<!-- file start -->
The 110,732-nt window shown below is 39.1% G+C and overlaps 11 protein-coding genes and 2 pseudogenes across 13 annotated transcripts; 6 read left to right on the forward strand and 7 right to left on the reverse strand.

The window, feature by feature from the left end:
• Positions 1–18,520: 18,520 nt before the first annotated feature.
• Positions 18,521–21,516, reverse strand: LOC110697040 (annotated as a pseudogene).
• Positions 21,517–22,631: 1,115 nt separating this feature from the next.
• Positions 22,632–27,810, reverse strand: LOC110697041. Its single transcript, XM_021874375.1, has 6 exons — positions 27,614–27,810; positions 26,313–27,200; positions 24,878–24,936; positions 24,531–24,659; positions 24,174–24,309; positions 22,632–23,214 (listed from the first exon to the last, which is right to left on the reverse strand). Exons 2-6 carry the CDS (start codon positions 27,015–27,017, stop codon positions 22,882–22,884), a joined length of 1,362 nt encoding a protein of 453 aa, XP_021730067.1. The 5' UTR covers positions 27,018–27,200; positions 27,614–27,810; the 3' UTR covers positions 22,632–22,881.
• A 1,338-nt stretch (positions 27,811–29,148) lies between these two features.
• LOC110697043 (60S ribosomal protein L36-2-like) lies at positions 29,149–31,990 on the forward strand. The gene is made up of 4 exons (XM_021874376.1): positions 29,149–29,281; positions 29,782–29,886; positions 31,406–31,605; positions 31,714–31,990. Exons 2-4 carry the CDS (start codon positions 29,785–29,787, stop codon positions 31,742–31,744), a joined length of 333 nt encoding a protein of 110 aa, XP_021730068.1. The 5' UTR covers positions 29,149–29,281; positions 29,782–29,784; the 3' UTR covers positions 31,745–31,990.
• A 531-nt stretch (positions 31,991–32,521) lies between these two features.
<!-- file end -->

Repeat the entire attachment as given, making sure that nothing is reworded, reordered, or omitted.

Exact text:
The 110,732-nt window shown below is 39.1% G+C and overlaps 11 protein-coding genes and 2 pseudogenes across 13 annotated transcripts; 6 read left to right on the forward strand and 7 right to left on the reverse strand.

The window, feature by feature from the left end:
• Positions 1–18,520: 18,520 nt before the first annotated feature.
• Positions 18,521–21,516, reverse strand: LOC110697040 (annotated as a pseudogene).
• Positions 21,517–22,631: 1,115 nt separating this feature from the next.
• Positions 22,632–27,810, reverse strand: LOC110697041. Its single transcript, XM_021874375.1, has 6 exons — positions 27,614–27,810; positions 26,313–27,200; positions 24,878–24,936; positions 24,531–24,659; positions 24,174–24,309; positions 22,632–23,214 (listed from the first exon to the last, which is right to left on the reverse strand). Exons 2-6 carry the CDS (start codon positions 27,015–27,017, stop codon positions 22,882–22,884), a joined length of 1,362 nt encoding a protein of 453 aa, XP_021730067.1. The 5' UTR covers positions 27,018–27,200; positions 27,614–27,810; the 3' UTR covers positions 22,632–22,881.
• A 1,338-nt stretch (positions 27,811–29,148) lies between these two features.
• LOC110697043 (60S ribosomal protein L36-2-like) lies at positions 29,149–31,990 on the forward strand. The gene is made up of 4 exons (XM_021874376.1): positions 29,149–29,281; positions 29,782–29,886; positions 31,406–31,605; positions 31,714–31,990. Exons 2-4 carry the CDS (start codon positions 29,785–29,787, stop codon positions 31,742–31,744), a joined length of 333 nt encoding a protein of 110 aa, XP_021730068.1. The 5' UTR covers positions 29,149–29,281; positions 29,782–29,784; the 3' UTR covers positions 31,745–31,990.
• A 531-nt stretch (positions 31,991–32,521) lies between these two features.